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Both EcoCash And RBZ Are NOT Being 100% Sincere And Truthful

EcoCash, Econet ZImbabwe, Mobile Money, Mobile Banking in Africa

The fight between EcoCash and their regulator, the Reserve Bank of Zimbabwe is revealing if nothing more. Of course the current episode started with a directive from RBZ instructing EcoCash to freeze agent accounts that transact above ZW$100,000. EcoCash went to court seeking an urgent reversal, the RBZ responded and now we are here.

Reading the EcoCash lines and between them

The Econet group knows how to play in two arenas very well: the arena of the courtroom and the arena of public opinion. When EcoCash was served with the directive they didn’t hesitate to indite RBZ in the public opinion courtroom. They presented their issue:

11 million

EcoCash mentions 11 million customers in the above notice to the public and several times in the papers they submitted to the High Court. For example, EcoCash’s lawyer states this:

The directive hurts the -Zirnbabviiean population and the Applicant’s business. There is a seasonable apprehension of financial loss by 11 million Zimbabweans

This is not a very truthful position. EcoCash launched in 2011 and since then they have cumulatively registered about 11 million customers. That doesn’t mean in any way that they have 11 million customers that are prejudiced by the RBZ directive.

First, as at December last year the total number of active mobile money subscribers in Zimbabwe was 6.5 million. Active subscribers are defined as all subscribers that have performed at least one transaction in the 90 days prior. Yes, EcoCash has the lion’s share of this number but it’s not 11 million Zimbabweans as stated. Of course there are some subscribers that fall out of that 90 day window that are really EcoCash customers but the fact of the matter is that 11 million customers is a stretch. A good number of those subscribers already died for example.

Secondly, the RBZ did not say all agents must be shut down. We will come back to this point later. For now we will just acknowledge that EcoCash cannot claim that all their subscribers are affected by this directive when just a fraction of their agents are affected.

Thirdly, everyone knows that not much cashing in and cashing out is happening. No one is using cash that much in this country. Agents mainly exist to facilitate cash liquidation onto and off the platform. This is not happening anymore. In fact, the fact that so many cash in and out transactions are still happening is evidence that the RBZ suspicions are legitimate.

Generally no cash is changing hands when cashing in and out is happening except for forex. This is a public secret. It therefore means very few of EcoCash’s subscribers will have legitimate transactions affected by the directive. Yes, EcoCash is talking about how agents facilitate payment of bills etc. How do agents help customers pay bills? Subscribers can do these functions all by themselves.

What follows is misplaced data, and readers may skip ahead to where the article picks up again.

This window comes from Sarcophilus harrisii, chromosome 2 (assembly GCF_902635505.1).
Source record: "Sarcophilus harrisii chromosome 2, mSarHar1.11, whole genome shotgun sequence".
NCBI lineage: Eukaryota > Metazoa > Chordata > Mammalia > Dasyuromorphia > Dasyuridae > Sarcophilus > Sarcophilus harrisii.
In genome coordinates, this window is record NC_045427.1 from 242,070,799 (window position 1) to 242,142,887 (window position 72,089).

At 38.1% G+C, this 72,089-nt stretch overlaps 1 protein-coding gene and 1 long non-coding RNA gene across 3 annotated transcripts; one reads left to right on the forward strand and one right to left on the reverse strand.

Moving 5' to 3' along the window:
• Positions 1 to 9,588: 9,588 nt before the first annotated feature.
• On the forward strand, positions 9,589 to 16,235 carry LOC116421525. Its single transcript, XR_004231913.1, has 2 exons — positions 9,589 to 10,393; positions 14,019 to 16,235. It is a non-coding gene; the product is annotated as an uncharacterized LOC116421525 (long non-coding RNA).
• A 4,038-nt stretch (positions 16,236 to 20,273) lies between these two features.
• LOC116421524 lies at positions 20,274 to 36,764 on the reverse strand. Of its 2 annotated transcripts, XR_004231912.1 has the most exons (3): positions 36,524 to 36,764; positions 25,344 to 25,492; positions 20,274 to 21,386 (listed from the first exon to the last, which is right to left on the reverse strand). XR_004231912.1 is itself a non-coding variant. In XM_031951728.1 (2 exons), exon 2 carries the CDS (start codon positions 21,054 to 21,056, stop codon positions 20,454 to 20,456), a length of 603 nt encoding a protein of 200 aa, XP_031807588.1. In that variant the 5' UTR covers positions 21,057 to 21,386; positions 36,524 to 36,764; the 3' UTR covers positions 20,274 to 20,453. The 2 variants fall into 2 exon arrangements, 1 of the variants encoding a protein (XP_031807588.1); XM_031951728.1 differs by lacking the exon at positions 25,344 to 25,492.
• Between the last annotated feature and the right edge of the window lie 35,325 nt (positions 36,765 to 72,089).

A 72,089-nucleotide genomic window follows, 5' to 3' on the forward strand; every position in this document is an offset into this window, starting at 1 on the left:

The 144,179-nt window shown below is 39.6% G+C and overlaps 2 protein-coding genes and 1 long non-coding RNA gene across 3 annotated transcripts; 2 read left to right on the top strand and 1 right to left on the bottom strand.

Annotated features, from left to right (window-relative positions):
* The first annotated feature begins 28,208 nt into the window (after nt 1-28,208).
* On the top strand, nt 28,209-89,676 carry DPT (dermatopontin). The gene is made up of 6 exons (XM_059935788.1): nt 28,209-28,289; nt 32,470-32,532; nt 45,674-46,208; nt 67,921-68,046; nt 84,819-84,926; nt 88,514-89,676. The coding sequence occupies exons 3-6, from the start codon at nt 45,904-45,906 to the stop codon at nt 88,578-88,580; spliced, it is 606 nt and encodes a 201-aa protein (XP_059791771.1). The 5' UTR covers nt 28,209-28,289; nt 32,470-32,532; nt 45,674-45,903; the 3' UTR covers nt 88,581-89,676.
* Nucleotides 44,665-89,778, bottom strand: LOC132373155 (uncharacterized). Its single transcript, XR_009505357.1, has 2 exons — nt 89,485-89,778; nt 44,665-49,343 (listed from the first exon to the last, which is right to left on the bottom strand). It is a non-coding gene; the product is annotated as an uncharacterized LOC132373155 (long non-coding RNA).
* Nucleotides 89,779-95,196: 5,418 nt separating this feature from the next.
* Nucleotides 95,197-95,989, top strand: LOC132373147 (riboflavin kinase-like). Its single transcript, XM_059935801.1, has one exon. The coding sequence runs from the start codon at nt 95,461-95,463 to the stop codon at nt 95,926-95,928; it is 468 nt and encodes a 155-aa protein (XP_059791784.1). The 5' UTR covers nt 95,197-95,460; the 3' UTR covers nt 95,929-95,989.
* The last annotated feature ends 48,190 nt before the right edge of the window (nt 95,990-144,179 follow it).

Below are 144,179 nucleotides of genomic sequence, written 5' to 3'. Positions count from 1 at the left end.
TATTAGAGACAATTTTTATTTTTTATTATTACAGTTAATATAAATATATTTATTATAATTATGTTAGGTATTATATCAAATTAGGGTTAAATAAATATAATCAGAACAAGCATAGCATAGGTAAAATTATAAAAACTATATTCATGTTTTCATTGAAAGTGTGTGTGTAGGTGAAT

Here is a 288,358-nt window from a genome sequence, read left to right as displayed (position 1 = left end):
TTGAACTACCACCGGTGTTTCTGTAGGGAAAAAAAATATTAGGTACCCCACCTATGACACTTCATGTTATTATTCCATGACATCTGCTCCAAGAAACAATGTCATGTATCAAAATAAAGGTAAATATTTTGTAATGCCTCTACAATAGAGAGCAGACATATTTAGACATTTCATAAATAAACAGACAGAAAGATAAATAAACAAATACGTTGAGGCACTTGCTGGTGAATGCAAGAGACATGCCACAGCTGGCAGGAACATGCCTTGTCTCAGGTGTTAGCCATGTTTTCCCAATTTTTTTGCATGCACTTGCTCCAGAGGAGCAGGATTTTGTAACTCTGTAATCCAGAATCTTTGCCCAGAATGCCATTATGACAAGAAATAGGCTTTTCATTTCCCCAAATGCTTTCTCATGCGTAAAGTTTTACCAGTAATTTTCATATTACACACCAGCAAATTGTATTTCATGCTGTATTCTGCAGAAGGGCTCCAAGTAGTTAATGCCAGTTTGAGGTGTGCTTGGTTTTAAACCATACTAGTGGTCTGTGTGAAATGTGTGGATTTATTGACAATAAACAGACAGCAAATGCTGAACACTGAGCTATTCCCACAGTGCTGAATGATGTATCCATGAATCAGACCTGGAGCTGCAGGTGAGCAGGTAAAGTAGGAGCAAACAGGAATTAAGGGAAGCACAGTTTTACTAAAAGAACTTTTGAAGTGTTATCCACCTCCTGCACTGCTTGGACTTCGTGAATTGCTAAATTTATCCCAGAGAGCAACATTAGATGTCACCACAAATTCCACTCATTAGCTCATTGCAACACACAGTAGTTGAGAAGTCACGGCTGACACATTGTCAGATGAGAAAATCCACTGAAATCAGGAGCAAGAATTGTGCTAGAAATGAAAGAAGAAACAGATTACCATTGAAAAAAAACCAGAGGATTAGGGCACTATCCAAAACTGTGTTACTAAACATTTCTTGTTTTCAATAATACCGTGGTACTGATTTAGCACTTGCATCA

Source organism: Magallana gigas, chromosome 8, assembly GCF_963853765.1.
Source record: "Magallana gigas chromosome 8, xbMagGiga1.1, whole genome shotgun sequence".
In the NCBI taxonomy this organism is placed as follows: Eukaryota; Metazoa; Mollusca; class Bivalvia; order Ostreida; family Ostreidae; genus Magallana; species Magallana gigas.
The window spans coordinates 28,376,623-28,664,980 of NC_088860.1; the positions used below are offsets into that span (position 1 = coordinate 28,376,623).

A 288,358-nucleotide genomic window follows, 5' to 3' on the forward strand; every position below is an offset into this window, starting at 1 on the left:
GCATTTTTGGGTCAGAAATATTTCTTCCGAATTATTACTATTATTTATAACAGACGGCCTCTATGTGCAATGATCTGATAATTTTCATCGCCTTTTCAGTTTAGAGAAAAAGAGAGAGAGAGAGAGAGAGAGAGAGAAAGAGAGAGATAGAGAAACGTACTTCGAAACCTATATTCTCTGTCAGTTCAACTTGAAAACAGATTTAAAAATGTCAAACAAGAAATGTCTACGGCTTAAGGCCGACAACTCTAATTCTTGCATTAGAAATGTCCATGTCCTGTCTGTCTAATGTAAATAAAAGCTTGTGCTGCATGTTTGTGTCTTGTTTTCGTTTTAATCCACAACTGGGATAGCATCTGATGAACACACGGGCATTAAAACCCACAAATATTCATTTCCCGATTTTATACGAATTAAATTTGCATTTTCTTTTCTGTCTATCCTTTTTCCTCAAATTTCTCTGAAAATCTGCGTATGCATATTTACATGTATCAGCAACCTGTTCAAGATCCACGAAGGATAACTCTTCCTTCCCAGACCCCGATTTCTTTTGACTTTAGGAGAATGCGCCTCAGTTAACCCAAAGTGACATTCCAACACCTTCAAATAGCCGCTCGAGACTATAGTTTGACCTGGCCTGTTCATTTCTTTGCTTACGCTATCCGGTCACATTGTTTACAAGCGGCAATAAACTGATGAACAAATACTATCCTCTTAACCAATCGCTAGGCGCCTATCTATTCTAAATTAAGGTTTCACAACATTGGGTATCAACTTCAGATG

O level math will tell you that the probability of any subscriber being affected is very low: Probality that agent transacted above $100k X Probability that customer needs to legitimately do a cash in/out.

Throwing around the 11 million number is EcoCash’s way of courting public sympathy and an attempt to catch the court snoozing.

53 thousand

Another number EcoCash has been throwing around at every turn is 53,000 agents. The total number of EcoCash agents is irrelevant because the RBZ did not say all agent accounts must be frozen. The number EcoCash should be furnishing the court and public sympathisers is the number of agents that transact above the ZW$100,000 per month.

In his affidavit to the High Court, Eddie Chibi, the CEO of Cassava Smartech (EcoCash’s parent) uses a lot of words to try to mask the fact that very few agents are affected:

The institutions that have transactional values of above ZW$100,000.00 per month but are exempted from suspension and freezing under the directive of 4 May 2020 only constitute 4% of the Respondent’s Agent base of those values of transactions. They are mostly located in urban areas and the rural people who form 65% of the country’s population will not be able to access service provided by these Agents. The Applicant and its customers will be severely prejudiced because 96% of the Agents will be disentitled from providing the Applicant’s services. The exempted Agents will not be able to fill the gap that will be created by the Agents whose accounts would be suspended and frozen in terms of the directive issued on 4 May 2020. As a result, the Applicant will suffer irreparable harm because it will not have enough Agents to offer its services. This will also harm the Applicant’s reputation and goodwill because it will not be able to provide services to all its customers as it usually does.

Those words are designed to lead to a false inference. It’s not 4% of agents that will be able to operate, it’s 4% of agents that meet the RBZ criteria. The exempted institutions are not too many (banks, listed companies, international organisations and government departments) we can infer that affected agents are somewhere between 2,000 and 5,000. Most likely closer to 2,000 and it’s possible they are even less than that number.

If the number was significant, EcoCash would have shouted it from the roof tops. By the way the part about how all exempted agents are in urban areas prejudicing rural folk is nonsense. How many rural agents are transacting above $100k? How many customers does EcoCash have in the rural areas in the first place? That line is meant to draw false conclusions.